Rachel’s account, in the Proceedings, continued: ‘Mistress said, “Oh! was she?” and the girl said, “Yes” – then mistress said, “Supposing I cut it” – then the child said, “Oh! you are going to cut my throat,” and mistress said, “Hush! hush” – the little girl said that she was going to the devil, the devil would take her, she was going to hell and she said, “I am dying! I am dying” – then the candle was put out, and mistress walked about the front kitchen, and she said, “You b—— I will kill you! you b——, I will kill you! I will teach you telling any more lies about me: you are a liar, and you are a thief” – at that time the child was making a groaning noise in the cellar – the groaning noise was before what my mistress said, whilst she was saying it…’
The older Celestina then went to the kitchen, lit a candle and went back into the cellar. ‘I did not hear the deceased make any noise after this,’ Rachel continued. Not long after, her mistress came back and said: ‘There, you b——, you must be dead now.’
Rachel went on to describe how her mistress then tapped her shoulder to wake her up and asked if she’d gone out to get soap, which Rachel had. Celestina spent about half an hour in the back kitchen, washing, then went upstairs to the parlour, where she paced around for a while before going up to bed.
Charles Sommer, Celestina’s husband, had been out since about eight that evening. Presumably Celestina had known that he’d be out late, which is why she chose that night to kill her daughter. He came home at one in the morning; Rachel said that she’d hear him say so to his wife. Unsurprisingly, Rachel didn’t sleep that night, and stayed in bed late in the morning. Perhaps she felt safer there, or was putting off checking that the unbelievable event she’d witnessed had really happened.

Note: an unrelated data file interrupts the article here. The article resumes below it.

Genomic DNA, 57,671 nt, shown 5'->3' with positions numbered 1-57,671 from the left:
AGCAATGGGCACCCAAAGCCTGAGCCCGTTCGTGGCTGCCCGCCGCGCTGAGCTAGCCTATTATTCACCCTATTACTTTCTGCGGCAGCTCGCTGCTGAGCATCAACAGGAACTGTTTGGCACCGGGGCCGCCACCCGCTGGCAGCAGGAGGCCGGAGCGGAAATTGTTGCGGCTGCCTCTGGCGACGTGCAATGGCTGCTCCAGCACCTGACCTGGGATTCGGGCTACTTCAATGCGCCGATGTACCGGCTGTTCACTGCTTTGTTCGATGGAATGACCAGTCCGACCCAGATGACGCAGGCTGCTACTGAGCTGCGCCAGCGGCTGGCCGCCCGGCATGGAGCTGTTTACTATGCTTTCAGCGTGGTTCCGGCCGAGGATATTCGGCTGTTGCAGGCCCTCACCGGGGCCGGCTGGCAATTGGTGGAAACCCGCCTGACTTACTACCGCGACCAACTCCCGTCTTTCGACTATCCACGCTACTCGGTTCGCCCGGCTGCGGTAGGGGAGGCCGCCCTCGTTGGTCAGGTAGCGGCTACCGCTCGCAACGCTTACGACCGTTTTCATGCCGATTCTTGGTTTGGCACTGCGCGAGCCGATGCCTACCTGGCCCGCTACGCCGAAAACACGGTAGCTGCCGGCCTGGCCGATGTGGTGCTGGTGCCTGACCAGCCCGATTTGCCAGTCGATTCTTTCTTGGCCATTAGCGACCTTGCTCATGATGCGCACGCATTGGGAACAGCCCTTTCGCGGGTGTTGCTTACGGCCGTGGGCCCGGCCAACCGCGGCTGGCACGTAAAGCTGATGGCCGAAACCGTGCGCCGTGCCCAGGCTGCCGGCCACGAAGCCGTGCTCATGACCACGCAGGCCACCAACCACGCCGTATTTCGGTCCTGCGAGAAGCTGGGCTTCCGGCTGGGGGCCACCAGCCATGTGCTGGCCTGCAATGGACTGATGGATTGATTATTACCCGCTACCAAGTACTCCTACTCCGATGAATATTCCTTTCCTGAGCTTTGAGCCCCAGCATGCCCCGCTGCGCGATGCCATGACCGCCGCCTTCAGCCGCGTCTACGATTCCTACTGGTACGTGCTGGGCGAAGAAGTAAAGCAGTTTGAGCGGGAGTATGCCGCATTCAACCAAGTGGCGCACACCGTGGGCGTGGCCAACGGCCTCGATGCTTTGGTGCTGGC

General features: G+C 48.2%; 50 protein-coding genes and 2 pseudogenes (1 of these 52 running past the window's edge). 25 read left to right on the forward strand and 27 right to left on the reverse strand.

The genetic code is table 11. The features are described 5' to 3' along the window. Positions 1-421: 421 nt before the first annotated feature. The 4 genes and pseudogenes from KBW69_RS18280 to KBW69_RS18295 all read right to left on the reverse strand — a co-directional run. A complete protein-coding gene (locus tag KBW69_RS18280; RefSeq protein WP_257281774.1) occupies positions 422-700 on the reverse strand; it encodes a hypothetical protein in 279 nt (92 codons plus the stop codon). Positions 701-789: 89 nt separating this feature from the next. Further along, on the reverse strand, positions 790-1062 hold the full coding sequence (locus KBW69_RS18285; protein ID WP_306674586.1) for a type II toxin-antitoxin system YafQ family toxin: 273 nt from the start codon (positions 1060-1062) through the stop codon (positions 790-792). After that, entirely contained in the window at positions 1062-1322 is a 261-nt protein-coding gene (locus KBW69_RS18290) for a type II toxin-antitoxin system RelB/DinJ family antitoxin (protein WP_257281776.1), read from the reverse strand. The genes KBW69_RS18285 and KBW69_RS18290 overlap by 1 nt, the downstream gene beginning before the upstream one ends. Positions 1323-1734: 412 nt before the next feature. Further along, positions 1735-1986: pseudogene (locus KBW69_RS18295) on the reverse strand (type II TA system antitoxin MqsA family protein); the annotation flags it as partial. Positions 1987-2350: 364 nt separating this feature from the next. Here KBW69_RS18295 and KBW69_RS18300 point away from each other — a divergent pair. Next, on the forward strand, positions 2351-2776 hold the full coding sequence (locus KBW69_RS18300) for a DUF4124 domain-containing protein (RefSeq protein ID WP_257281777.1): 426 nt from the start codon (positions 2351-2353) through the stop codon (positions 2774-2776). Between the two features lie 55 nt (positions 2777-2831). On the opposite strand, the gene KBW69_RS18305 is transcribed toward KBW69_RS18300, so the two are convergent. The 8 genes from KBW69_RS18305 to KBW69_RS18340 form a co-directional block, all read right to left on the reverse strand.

Rachel also spoke about going to look in the cellar on the next morning, and telling her sister some of what had happened.
William Ballantine, counsel for the defence, cross-examined her. She told him that, although the master (Charles Sommer) was kind to her, he was less than kind to his own wife. Celestina, in turn, scolded Rachel. The Times reported:
It was William Bodkin who asked the second question, as the Proceedings’ report of the cross-examination says:
So Charles beat Celestina. Could it really have been because, as Rachel told the prosecution, dinner was late? Celestina was unhappy, cried a lot, and possibly took it out on Rachel. Charles, meanwhile, stayed out until one in the morning. The marriage of convenience seemed to be falling apart after not much more than a year.
That was the end of Rachel Mount’s evidence. And because there’s still plenty of the trial to cover, I’m going to end this post here. I did put it all in one post, but it was far too long and I didn’t want you to fall asleep or get bored halfway through.
So watch this space for more witnesses, a pair of stockings, a petticoat and a knife. Oh, and a verdict.
Old Bailey Online. Extracts quoted: Old Bailey Proceedings Online (www.oldbaileyonline.org, version 7.2, 08 August 2015), April 1856, trial of Celestina Somner (t18560407-457)
* Picture credits:
Old Bailey Proceedings (book form): Old Bailey Online, from microfilm produced by Hudson House Associates, Inc, under the imprint of Trans-Media Microfilms
Punch cartoon: Punch Historical Archive, 126.96.36.1994
Caricature from London Characters and the Humorous Side of London Life
Newspaper reports: The British Library Board, via Findmypast, and The Times Digital Archive